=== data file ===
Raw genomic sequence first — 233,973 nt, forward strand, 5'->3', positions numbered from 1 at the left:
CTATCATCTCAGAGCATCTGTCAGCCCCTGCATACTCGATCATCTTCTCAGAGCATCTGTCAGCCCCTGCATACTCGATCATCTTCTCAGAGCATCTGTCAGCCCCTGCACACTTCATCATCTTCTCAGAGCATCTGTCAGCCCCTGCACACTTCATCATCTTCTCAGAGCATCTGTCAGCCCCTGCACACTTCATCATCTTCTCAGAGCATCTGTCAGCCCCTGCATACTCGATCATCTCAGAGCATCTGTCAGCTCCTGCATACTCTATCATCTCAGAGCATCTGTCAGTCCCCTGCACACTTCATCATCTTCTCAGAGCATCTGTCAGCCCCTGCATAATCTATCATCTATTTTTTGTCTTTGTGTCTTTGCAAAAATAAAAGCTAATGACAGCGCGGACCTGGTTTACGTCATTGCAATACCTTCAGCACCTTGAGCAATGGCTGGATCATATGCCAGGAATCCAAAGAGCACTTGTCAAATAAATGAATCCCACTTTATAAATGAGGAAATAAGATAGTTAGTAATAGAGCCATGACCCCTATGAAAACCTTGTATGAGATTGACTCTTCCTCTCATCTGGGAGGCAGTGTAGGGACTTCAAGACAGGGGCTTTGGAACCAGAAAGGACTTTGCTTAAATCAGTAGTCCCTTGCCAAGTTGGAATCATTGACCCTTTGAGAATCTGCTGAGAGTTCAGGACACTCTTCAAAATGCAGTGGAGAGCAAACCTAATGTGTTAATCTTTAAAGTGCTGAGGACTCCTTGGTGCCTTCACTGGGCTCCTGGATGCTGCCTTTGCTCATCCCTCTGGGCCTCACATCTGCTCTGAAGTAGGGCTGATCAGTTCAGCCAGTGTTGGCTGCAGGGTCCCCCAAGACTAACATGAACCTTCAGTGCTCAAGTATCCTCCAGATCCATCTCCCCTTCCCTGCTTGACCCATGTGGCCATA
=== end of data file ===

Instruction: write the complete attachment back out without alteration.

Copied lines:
Raw genomic sequence first — 233,973 nt, forward strand, 5'->3', positions numbered from 1 at the left:
CTATCATCTCAGAGCATCTGTCAGCCCCTGCATACTCGATCATCTTCTCAGAGCATCTGTCAGCCCCTGCATACTCGATCATCTTCTCAGAGCATCTGTCAGCCCCTGCACACTTCATCATCTTCTCAGAGCATCTGTCAGCCCCTGCACACTTCATCATCTTCTCAGAGCATCTGTCAGCCCCTGCACACTTCATCATCTTCTCAGAGCATCTGTCAGCCCCTGCATACTCGATCATCTCAGAGCATCTGTCAGCTCCTGCATACTCTATCATCTCAGAGCATCTGTCAGTCCCCTGCACACTTCATCATCTTCTCAGAGCATCTGTCAGCCCCTGCATAATCTATCATCTATTTTTTGTCTTTGTGTCTTTGCAAAAATAAAAGCTAATGACAGCGCGGACCTGGTTTACGTCATTGCAATACCTTCAGCACCTTGAGCAATGGCTGGATCATATGCCAGGAATCCAAAGAGCACTTGTCAAATAAATGAATCCCACTTTATAAATGAGGAAATAAGATAGTTAGTAATAGAGCCATGACCCCTATGAAAACCTTGTATGAGATTGACTCTTCCTCTCATCTGGGAGGCAGTGTAGGGACTTCAAGACAGGGGCTTTGGAACCAGAAAGGACTTTGCTTAAATCAGTAGTCCCTTGCCAAGTTGGAATCATTGACCCTTTGAGAATCTGCTGAGAGTTCAGGACACTCTTCAAAATGCAGTGGAGAGCAAACCTAATGTGTTAATCTTTAAAGTGCTGAGGACTCCTTGGTGCCTTCACTGGGCTCCTGGATGCTGCCTTTGCTCATCCCTCTGGGCCTCACATCTGCTCTGAAGTAGGGCTGATCAGTTCAGCCAGTGTTGGCTGCAGGGTCCCCCAAGACTAACATGAACCTTCAGTGCTCAAGTATCCTCCAGATCCATCTCCCCTTCCCTGCTTGACCCATGTGGCCATA